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The Collection of Classical Pottery Held in the Stavropol Museum of Local History

The Collection of Classical Pottery Held in the Stavropol Museum of Local History THE COLLECTION OF CLASSICAL POTTERY HELD IN THE STAVROPOL MUSEUM OF LOCAL HISTORY A.A. KUDRYAVTSEV, E.A. KUDRYAVTSEV and N.A. OKHONKO (Stavropol) In the collections of the Stavropol State Museum of Local History, named in honour of G.N. Prozritelev and G.K. Prave, there is an unpublished collection of Classical pottery imported from Greece and Greek colonies along the northern coast of the Black Sea. The main part of this not very large but highly significant collection consists of black-glaze and red-glaze kantharoi, kylikes (both painted and unpainted) and also red-clay pottery amphorae complete with stamps. For the most part these fragments were found in the burial grounds on the Stavropol Uplands consisting of tombs dating from the 5th-3rd centuries BC. In the 7th-6th centuries BC the central part of the Northern Caucasus foothills and the Kuban valley were one of the most important centres of Early Scythian culture, which was later to flourish so strikingly in sites to the North of the Black Sea and the Dnieper valley. In the 5th-3rd centuries BC within the territory of the Stavropol Uplands, as a result of the close interaction and mutual influence of the settled local tribes engaged in land-cultivation and http://www.deepdyve.com/assets/images/DeepDyve-Logo-lg.png Ancient Civilizations from Scythia to Siberia Brill

The Collection of Classical Pottery Held in the Stavropol Museum of Local History

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Publisher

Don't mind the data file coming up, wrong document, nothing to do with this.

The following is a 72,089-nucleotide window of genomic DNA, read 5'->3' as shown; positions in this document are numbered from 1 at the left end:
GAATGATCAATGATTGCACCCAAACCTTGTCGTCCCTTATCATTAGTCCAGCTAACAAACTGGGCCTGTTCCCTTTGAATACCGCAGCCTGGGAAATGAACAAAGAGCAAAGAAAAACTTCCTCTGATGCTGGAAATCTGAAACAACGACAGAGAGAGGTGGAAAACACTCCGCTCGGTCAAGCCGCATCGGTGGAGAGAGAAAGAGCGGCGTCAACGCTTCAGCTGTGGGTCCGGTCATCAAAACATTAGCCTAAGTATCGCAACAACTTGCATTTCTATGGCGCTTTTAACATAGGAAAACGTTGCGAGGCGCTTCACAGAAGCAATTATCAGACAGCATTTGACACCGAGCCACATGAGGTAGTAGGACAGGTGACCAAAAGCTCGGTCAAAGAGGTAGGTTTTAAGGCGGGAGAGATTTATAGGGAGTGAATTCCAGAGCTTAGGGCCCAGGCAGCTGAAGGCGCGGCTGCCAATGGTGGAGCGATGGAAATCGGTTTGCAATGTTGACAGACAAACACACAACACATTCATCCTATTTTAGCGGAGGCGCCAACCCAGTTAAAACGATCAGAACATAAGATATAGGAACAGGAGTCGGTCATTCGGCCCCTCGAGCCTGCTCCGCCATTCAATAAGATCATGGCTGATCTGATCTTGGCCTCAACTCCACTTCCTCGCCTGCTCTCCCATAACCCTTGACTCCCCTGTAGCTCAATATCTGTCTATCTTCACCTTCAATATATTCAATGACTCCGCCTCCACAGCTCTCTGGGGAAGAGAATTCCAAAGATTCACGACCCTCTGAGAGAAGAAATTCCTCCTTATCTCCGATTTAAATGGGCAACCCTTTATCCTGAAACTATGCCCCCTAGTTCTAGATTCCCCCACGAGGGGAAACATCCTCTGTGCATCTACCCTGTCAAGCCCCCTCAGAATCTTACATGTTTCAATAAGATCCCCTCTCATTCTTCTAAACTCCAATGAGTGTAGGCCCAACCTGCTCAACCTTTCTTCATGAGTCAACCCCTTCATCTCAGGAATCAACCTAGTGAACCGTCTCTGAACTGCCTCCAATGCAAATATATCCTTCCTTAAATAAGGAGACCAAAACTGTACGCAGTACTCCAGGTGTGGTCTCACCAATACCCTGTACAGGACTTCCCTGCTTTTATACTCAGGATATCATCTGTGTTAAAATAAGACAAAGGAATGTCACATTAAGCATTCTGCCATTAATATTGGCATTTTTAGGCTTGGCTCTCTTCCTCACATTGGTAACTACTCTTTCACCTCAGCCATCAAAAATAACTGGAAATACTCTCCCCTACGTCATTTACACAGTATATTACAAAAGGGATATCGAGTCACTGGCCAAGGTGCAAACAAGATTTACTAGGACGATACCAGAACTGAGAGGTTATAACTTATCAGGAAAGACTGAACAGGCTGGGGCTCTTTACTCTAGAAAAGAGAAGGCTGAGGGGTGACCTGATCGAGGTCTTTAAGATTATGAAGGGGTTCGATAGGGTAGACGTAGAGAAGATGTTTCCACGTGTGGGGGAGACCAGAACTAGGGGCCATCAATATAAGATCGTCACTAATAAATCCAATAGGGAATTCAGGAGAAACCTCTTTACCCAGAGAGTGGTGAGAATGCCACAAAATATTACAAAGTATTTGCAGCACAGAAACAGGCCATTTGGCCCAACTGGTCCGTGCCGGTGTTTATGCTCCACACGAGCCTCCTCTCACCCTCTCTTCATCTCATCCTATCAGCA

Brill
Copyright
© 2000 Koninklijke Brill NV, Leiden, The Netherlands
ISSN
0929-077X
eISSN
1570-0577
DOI
10.1163/157005700X00104
Publisher site
See Article on Publisher Site

Abstract

THE COLLECTION OF CLASSICAL POTTERY HELD IN THE STAVROPOL MUSEUM OF LOCAL HISTORY A.A. KUDRYAVTSEV, E.A. KUDRYAVTSEV and N.A. OKHONKO (Stavropol) In the collections of the Stavropol State Museum of Local History, named in honour of G.N. Prozritelev and G.K. Prave, there is an unpublished collection of Classical pottery imported from Greece and Greek colonies along the northern coast of the Black Sea. The main part of this not very large but highly significant collection consists of black-glaze and red-glaze kantharoi, kylikes (both painted and unpainted) and also red-clay pottery amphorae complete with stamps. For the most part these fragments were found in the burial grounds on the Stavropol Uplands consisting of tombs dating from the 5th-3rd centuries BC. In the 7th-6th centuries BC the central part of the Northern Caucasus foothills and the Kuban valley were one of the most important centres of Early Scythian culture, which was later to flourish so strikingly in sites to the North of the Black Sea and the Dnieper valley. In the 5th-3rd centuries BC within the territory of the Stavropol Uplands, as a result of the close interaction and mutual influence of the settled local tribes engaged in land-cultivation and

Journal

Ancient Civilizations from Scythia to SiberiaBrill

Published: Jan 1, 2000

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